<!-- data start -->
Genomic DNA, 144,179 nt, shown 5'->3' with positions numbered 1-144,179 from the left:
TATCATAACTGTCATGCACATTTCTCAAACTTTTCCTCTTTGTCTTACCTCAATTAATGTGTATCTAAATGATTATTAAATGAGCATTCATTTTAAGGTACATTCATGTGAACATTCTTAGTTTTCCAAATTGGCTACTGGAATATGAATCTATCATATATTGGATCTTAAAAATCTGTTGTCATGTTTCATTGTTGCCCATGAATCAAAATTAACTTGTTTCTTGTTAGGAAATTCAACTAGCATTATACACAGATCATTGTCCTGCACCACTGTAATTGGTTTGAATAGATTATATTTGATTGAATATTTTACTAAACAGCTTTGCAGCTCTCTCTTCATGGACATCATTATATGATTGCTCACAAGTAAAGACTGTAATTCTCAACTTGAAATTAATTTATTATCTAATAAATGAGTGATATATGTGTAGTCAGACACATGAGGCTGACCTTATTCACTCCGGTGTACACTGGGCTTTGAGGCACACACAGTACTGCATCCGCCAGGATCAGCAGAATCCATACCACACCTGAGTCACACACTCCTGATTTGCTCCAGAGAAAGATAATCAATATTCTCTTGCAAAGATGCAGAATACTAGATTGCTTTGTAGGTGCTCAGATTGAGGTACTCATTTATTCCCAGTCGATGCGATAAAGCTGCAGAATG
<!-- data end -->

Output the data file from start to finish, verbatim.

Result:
Genomic DNA, 144,179 nt, shown 5'->3' with positions numbered 1-144,179 from the left:
TATCATAACTGTCATGCACATTTCTCAAACTTTTCCTCTTTGTCTTACCTCAATTAATGTGTATCTAAATGATTATTAAATGAGCATTCATTTTAAGGTACATTCATGTGAACATTCTTAGTTTTCCAAATTGGCTACTGGAATATGAATCTATCATATATTGGATCTTAAAAATCTGTTGTCATGTTTCATTGTTGCCCATGAATCAAAATTAACTTGTTTCTTGTTAGGAAATTCAACTAGCATTATACACAGATCATTGTCCTGCACCACTGTAATTGGTTTGAATAGATTATATTTGATTGAATATTTTACTAAACAGCTTTGCAGCTCTCTCTTCATGGACATCATTATATGATTGCTCACAAGTAAAGACTGTAATTCTCAACTTGAAATTAATTTATTATCTAATAAATGAGTGATATATGTGTAGTCAGACACATGAGGCTGACCTTATTCACTCCGGTGTACACTGGGCTTTGAGGCACACACAGTACTGCATCCGCCAGGATCAGCAGAATCCATACCACACCTGAGTCACACACTCCTGATTTGCTCCAGAGAAAGATAATCAATATTCTCTTGCAAAGATGCAGAATACTAGATTGCTTTGTAGGTGCTCAGATTGAGGTACTCATTTATTCCCAGTCGATGCGATAAAGCTGCAGAATG